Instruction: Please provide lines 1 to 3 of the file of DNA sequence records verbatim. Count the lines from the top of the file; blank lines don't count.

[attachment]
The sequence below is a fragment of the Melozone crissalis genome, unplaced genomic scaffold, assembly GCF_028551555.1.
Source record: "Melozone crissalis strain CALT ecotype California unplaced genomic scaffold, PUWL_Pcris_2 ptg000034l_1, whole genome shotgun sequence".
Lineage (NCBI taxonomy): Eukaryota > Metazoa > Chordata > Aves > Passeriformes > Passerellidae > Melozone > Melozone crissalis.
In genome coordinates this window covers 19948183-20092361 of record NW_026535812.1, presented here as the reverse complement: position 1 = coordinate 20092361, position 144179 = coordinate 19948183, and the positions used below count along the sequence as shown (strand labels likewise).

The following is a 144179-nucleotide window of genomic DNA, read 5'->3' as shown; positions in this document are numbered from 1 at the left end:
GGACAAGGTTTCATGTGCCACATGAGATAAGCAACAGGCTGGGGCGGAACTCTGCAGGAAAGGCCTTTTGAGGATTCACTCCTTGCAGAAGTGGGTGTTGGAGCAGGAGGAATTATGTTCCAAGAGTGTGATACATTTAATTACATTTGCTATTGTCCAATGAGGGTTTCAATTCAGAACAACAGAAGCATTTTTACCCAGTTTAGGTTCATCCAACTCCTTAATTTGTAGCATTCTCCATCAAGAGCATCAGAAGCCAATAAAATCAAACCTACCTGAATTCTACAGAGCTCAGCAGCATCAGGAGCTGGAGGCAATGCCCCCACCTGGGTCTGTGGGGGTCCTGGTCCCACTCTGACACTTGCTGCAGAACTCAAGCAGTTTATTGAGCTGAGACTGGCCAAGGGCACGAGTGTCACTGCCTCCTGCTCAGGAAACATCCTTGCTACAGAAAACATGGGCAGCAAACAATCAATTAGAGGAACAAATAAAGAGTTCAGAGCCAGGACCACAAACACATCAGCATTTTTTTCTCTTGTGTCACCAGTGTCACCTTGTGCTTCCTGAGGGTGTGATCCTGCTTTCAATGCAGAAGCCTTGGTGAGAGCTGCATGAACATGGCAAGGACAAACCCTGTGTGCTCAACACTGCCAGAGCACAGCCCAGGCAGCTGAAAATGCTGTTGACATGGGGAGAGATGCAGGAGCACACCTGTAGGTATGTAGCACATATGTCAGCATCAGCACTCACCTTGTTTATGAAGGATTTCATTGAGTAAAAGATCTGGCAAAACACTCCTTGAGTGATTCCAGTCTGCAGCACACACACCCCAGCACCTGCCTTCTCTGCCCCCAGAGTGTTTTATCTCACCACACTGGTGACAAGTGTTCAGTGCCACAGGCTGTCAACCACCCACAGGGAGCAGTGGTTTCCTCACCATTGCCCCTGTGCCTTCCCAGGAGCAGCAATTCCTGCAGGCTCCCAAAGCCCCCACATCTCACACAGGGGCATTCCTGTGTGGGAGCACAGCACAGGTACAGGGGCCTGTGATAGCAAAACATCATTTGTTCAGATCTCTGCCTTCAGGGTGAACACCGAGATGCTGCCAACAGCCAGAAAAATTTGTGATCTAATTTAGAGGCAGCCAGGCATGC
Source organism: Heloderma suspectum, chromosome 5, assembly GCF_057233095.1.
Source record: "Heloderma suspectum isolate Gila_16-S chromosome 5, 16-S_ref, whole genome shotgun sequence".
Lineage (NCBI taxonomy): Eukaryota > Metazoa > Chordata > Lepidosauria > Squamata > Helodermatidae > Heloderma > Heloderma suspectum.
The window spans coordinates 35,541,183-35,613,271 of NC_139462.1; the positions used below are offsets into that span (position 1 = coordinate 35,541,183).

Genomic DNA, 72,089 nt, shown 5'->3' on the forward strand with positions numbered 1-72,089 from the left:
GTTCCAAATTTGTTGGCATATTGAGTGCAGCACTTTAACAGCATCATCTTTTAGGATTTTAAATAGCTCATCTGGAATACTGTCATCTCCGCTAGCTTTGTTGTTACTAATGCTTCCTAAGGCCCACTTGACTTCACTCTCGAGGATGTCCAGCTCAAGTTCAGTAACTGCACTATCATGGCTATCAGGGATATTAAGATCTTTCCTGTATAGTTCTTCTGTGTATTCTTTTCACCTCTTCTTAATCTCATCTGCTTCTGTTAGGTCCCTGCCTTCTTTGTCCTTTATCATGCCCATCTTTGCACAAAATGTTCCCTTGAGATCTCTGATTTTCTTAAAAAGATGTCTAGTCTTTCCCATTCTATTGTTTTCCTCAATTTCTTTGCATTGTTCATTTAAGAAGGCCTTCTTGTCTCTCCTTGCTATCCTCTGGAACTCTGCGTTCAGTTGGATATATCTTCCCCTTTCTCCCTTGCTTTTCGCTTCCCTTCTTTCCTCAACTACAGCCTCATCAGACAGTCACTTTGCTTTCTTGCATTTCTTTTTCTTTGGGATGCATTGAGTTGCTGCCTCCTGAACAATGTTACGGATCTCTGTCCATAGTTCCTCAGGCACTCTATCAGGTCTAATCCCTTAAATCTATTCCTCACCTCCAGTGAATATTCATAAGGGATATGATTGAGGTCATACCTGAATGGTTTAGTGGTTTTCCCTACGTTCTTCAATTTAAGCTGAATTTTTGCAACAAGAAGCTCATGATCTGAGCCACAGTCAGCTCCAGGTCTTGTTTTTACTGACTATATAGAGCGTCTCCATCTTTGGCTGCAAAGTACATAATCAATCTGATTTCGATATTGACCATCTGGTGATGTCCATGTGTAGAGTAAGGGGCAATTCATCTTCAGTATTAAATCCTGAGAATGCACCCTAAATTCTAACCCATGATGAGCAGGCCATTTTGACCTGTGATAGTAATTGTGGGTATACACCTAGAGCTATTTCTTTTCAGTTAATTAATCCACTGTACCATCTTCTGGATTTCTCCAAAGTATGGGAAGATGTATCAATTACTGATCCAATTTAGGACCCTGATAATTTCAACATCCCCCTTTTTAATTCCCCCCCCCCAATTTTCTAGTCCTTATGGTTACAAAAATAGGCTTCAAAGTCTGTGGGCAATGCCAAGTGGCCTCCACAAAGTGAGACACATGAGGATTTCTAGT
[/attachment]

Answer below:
The sequence below is a fragment of the Melozone crissalis genome, unplaced genomic scaffold, assembly GCF_028551555.1.
Source record: "Melozone crissalis strain CALT ecotype California unplaced genomic scaffold, PUWL_Pcris_2 ptg000034l_1, whole genome shotgun sequence".
Lineage (NCBI taxonomy): Eukaryota > Metazoa > Chordata > Aves > Passeriformes > Passerellidae > Melozone > Melozone crissalis.